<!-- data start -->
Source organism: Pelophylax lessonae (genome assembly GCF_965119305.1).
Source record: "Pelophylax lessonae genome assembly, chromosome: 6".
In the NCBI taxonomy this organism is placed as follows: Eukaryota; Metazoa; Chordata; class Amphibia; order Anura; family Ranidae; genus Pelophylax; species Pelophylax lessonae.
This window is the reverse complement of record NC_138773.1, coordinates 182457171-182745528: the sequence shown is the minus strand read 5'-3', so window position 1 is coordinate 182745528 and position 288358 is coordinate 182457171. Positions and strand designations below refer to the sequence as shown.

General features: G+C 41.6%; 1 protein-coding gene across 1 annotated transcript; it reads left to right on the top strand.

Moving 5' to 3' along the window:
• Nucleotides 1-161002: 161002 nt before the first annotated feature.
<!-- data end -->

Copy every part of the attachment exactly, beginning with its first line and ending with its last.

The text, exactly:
Source organism: Pelophylax lessonae (genome assembly GCF_965119305.1).
Source record: "Pelophylax lessonae genome assembly, chromosome: 6".
In the NCBI taxonomy this organism is placed as follows: Eukaryota; Metazoa; Chordata; class Amphibia; order Anura; family Ranidae; genus Pelophylax; species Pelophylax lessonae.
This window is the reverse complement of record NC_138773.1, coordinates 182457171-182745528: the sequence shown is the minus strand read 5'-3', so window position 1 is coordinate 182745528 and position 288358 is coordinate 182457171. Positions and strand designations below refer to the sequence as shown.

General features: G+C 41.6%; 1 protein-coding gene across 1 annotated transcript; it reads left to right on the top strand.

Moving 5' to 3' along the window:
• Nucleotides 1-161002: 161002 nt before the first annotated feature.